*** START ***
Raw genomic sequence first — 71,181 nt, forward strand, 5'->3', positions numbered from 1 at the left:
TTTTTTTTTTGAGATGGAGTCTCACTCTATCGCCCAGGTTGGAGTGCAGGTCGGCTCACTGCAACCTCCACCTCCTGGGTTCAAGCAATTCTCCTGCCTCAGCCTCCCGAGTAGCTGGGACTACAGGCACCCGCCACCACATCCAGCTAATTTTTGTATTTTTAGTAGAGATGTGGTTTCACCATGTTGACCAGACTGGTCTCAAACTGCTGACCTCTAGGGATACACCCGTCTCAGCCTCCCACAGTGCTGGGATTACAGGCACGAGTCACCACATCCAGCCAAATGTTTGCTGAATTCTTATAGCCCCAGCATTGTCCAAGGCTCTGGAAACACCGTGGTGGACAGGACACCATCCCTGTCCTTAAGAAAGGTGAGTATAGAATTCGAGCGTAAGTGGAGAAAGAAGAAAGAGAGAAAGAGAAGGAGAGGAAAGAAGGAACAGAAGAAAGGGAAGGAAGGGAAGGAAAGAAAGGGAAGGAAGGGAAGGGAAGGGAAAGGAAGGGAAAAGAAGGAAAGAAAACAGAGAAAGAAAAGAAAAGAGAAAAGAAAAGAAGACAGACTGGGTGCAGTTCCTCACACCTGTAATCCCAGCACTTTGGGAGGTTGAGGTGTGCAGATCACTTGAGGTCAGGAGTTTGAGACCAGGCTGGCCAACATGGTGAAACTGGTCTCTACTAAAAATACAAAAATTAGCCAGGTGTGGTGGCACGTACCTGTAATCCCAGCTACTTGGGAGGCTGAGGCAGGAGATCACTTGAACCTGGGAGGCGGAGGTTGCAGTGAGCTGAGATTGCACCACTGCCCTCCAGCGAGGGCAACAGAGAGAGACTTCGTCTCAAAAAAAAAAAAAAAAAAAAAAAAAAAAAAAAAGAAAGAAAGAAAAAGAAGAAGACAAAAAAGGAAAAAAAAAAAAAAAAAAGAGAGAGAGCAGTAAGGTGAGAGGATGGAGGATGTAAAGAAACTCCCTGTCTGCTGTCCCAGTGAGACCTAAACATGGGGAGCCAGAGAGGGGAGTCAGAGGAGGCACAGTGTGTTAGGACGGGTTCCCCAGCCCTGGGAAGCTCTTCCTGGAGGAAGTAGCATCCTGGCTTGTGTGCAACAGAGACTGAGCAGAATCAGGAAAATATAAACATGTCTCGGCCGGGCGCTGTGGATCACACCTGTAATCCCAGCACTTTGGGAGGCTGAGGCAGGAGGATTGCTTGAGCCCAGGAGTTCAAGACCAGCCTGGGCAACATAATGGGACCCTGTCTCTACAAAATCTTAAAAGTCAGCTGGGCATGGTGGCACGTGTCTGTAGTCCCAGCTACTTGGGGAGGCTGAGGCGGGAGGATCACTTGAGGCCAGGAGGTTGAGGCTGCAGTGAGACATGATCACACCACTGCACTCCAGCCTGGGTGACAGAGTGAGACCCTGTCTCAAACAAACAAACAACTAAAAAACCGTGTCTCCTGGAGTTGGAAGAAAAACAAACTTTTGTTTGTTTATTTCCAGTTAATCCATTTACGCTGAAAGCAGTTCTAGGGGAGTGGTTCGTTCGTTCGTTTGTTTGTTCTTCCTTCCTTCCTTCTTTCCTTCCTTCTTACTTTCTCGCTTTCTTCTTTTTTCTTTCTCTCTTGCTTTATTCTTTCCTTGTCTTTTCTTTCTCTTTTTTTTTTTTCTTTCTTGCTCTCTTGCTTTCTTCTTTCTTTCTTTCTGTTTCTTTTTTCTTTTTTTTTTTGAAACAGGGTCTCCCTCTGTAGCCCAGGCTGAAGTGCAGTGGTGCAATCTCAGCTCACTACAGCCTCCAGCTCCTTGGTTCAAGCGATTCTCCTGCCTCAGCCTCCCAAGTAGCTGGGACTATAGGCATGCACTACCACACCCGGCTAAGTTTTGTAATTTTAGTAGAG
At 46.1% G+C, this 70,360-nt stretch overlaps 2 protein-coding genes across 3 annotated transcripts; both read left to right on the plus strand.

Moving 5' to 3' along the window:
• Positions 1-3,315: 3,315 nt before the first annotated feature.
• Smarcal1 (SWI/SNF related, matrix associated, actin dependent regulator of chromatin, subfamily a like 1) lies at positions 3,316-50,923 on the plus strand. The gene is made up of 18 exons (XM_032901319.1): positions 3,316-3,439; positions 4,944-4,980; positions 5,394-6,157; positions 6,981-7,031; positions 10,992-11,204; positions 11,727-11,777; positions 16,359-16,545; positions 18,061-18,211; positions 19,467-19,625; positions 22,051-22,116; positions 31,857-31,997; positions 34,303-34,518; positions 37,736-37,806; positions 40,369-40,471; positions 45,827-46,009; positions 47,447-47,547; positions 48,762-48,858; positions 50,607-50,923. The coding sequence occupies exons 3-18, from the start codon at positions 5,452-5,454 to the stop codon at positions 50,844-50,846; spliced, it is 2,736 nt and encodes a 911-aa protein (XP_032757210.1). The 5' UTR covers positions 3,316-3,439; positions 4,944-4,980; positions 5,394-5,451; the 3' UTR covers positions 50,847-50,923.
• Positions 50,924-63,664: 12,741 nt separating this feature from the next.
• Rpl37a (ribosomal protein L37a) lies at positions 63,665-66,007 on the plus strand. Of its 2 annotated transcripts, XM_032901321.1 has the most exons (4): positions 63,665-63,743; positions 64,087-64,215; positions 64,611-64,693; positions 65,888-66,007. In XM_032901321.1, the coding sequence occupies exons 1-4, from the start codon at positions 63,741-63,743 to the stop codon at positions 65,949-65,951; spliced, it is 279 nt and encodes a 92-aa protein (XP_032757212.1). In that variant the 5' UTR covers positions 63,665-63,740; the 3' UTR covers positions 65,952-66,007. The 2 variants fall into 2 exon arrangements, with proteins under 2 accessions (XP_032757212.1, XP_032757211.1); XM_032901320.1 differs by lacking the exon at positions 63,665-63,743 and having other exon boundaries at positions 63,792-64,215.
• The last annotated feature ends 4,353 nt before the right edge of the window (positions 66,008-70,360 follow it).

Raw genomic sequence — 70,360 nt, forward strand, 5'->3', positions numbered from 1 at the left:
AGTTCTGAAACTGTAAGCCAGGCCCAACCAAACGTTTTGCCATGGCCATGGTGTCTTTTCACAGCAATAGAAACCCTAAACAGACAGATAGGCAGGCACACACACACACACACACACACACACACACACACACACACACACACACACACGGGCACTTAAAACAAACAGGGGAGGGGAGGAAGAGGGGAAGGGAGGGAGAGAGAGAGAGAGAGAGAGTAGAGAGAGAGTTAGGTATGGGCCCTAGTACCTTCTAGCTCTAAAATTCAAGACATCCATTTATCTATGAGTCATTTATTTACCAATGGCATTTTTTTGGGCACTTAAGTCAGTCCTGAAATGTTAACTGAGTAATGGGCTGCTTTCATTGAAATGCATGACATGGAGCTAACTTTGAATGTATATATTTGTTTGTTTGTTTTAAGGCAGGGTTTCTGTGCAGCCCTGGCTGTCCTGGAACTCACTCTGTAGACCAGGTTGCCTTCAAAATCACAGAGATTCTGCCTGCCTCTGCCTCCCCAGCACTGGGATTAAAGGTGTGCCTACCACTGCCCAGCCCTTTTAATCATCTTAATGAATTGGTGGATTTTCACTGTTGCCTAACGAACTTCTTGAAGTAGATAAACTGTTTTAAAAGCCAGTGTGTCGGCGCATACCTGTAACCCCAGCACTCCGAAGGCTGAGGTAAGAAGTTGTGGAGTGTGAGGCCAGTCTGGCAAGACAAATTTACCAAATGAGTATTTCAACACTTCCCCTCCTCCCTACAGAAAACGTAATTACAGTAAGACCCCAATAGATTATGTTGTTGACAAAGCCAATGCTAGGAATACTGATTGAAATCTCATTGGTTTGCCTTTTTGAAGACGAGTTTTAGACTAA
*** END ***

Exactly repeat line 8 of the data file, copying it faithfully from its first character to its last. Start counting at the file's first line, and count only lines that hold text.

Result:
• Rpl37a (ribosomal protein L37a) lies at positions 63,665-66,007 on the plus strand. Of its 2 annotated transcripts, XM_032901321.1 has the most exons (4): positions 63,665-63,743; positions 64,087-64,215; positions 64,611-64,693; positions 65,888-66,007. In XM_032901321.1, the coding sequence occupies exons 1-4, from the start codon at positions 63,741-63,743 to the stop codon at positions 65,949-65,951; spliced, it is 279 nt and encodes a 92-aa protein (XP_032757212.1). In that variant the 5' UTR covers positions 63,665-63,740; the 3' UTR covers positions 65,952-66,007. The 2 variants fall into 2 exon arrangements, with proteins under 2 accessions (XP_032757212.1, XP_032757211.1); XM_032901320.1 differs by lacking the exon at positions 63,665-63,743 and having other exon boundaries at positions 63,792-64,215.